A “Performance Summary” chart follows, and it is organized with thin rule lines, a few much thicker rule lines, and tint screens, plus lots of white space. Everything is crisp and elegant, as before—in black and white. Finally, there are two pages of boilerplate financial information. It’s there if you want to read it, but because of the superb organization of all of the other material, you already know what’s most important. In fact, if you only read the huge type in the overall prospectus, you can still decide whether this financial product interests you.

Two pie charts accompany the text, and these are the final and only use of color along with the aforementioned light green bar chart. By being kept to an absolute minimum, the color absolutely screams for attention.

And now I will leave you with one final observation. Everything is flush left. Granted, this is easier to read than justified type, whether online or on paper. But beyond that, since as a culture we now have so much less time to read so much more information, we tend to skim. In fact, experts have determined that we quickly scan down the left margin of an online page and then only read toward the center of the page at the headlines. (This eye movement resembles the cross strokes or “bars” of an “E” or “F.”) We move across briefly and then jet down the page deciding what to read.

In Blackstone’s financial prospectus, the designer has used this awareness, along with an awareness of many other characteristics of reading style for online and printed text, to facilitate the reading experience. If you can get the reader to read, and if you can make this process easy and pleasurable, only then can you transmit the content that is the reason any printed or online product exists in the first place.

The Blackstone designer did just that.

What We Can Learn

    1. Readability is paramount. If you make reading hard, you’ll lose the reader. Enough said.

 

    1. Learn the differences between reading online text and reading text in commercial printing products. Study the mechanics of vision, and learn how the eyes change as the reader gets older.

 

    1. Group related information in your design work. Show the reader what’s most important, secondary, tertiary. Lead the reader’s eye through and down the online page or printed page.

 

    1. Consider the connotations of type styles, color schemes, and design grids as they relate to the purpose or theme of your document. A dramatic use of type size differences, in the preceding sample, both facilitates readability and gives the piece a feel of Wall Street during the Roaring Twenties.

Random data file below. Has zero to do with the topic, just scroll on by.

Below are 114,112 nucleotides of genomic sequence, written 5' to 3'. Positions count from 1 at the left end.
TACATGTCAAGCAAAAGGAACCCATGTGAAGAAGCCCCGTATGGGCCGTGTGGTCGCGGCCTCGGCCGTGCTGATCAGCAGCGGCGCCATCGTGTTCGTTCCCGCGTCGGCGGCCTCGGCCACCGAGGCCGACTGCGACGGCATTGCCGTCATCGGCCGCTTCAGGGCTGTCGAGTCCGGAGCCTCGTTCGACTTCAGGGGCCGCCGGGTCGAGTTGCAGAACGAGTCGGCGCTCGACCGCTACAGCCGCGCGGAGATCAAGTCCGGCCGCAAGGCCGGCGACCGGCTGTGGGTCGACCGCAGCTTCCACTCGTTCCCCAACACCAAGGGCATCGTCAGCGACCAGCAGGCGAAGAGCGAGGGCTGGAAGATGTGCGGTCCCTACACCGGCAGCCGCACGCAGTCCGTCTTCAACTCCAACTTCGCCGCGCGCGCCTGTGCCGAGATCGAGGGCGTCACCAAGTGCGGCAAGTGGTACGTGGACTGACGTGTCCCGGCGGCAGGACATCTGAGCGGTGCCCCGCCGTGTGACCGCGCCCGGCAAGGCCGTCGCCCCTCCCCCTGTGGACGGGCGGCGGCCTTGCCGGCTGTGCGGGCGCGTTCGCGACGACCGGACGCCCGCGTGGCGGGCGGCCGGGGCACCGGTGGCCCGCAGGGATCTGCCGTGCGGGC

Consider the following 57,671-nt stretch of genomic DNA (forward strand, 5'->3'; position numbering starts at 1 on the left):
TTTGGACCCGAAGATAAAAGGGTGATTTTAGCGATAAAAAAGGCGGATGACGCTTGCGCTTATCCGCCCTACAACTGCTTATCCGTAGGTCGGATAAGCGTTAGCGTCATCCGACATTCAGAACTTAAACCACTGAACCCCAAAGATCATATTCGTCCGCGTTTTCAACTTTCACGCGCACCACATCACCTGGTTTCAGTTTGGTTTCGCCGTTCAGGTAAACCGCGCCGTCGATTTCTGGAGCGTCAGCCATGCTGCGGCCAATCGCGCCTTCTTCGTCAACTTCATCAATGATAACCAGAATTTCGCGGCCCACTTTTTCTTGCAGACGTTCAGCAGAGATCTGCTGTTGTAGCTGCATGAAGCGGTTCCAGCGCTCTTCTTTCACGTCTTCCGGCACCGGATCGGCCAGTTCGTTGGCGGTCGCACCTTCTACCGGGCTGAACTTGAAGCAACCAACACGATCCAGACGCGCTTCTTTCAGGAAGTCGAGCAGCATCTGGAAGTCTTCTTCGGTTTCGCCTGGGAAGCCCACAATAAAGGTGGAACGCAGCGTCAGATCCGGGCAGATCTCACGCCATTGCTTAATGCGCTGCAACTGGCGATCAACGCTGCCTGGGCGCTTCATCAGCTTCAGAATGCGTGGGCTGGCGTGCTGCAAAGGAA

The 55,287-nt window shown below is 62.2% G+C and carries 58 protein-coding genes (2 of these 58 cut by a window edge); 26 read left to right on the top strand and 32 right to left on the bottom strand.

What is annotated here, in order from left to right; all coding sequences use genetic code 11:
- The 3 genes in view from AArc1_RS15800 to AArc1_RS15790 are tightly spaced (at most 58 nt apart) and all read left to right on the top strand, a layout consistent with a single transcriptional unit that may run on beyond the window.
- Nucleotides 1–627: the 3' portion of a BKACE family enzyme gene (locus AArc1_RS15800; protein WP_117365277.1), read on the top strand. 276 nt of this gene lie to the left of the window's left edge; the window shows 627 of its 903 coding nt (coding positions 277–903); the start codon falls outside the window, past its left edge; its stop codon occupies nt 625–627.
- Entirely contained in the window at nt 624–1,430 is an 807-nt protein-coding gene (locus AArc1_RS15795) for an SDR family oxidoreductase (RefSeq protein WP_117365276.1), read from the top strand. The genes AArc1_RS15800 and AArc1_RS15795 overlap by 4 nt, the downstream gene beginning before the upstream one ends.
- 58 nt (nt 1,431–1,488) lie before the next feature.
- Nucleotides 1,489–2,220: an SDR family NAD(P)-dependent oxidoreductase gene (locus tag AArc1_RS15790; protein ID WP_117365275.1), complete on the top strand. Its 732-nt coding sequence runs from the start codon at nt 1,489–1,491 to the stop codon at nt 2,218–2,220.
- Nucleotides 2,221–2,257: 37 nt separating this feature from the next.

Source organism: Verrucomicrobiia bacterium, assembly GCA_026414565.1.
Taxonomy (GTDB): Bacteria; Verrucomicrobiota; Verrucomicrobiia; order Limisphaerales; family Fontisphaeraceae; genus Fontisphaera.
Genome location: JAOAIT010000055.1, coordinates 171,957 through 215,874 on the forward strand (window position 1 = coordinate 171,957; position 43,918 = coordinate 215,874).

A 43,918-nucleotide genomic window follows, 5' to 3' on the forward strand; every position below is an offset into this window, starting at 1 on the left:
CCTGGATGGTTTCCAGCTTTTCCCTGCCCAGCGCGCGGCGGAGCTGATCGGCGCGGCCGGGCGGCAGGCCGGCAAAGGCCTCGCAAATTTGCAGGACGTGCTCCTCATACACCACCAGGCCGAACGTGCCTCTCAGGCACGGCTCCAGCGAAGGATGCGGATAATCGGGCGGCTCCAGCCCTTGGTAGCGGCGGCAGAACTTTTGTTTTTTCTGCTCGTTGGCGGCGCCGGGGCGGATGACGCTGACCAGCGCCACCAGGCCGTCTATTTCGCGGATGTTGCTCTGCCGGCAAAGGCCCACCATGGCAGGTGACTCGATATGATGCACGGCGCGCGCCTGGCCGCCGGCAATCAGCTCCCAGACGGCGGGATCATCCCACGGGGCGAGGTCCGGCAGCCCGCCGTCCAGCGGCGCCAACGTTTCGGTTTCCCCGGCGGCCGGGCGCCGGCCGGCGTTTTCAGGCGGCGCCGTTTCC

1. The best way to learn all of this and make it second nature is to copy good design. (Stravinsky, Faulkner, and Steve Jobs all voiced some version of “Good artists copy; great artists steal.”). Create a swipe file containing print work (or print outs of online work) you like. Be able to explain how the form and style choices support the theme, meaning, or content of each piece.
Archives

Recent Posts

Categories


Read and subscribe to our newsletter!


Printing Services include all print categories listed below & more!
4-color Catalogs
Affordable Brochures: Pricing
Affordable Flyers
Book Binding Types and Printing Services
Book Print Services
Booklet, Catalog, Window Envelopes
Brochures: Promotional, Marketing
Bumper Stickers
Business Cards
Business Stationery and Envelopes
Catalog Printers
Cheap Brochures
Color, B&W Catalogs
Color Brochure Printers
Color Postcards
Commercial Book Printers
Commercial Catalog Printing
Custom Decals
Custom Labels
Custom Posters Printers
Custom Stickers, Product Labels
Custom T-shirt Prices
Decals, Labels, Stickers: Vinyl, Clear
Digital, On-Demand Books Prices
Digital Poster, Large Format Prints
Discount Brochures, Flyers Vendors
Envelope Printers, Manufacturers
Label, Sticker, Decal Companies
Letterhead, Stationary, Stationery
Magazine Publication Quotes
Monthly Newsletter Pricing
Newsletter, Flyer Printers
Newspaper Printing, Tabloid Printers
Online Book Price Quotes
Paperback Book Printers
Postcard Printers
Post Card Mailing Service
Postcards, Rackcards
Postcard Printers & Mailing Services
Post Card Direct Mail Service
Poster, Large Format Projects
Posters (Maps, Events, Conferences)
Print Custom TShirts
Screen Print Cards, Shirts
Shortrun Book Printers
Tabloid, Newsprint, Newspapers
T-shirts: Custom Printed Shirts
Tshirt Screen Printers
Printing Industry Exchange, LLC, P.O. Box 394, Bluffton, SC 29910
©2019 Printing Industry Exchange, LLC - All rights reserved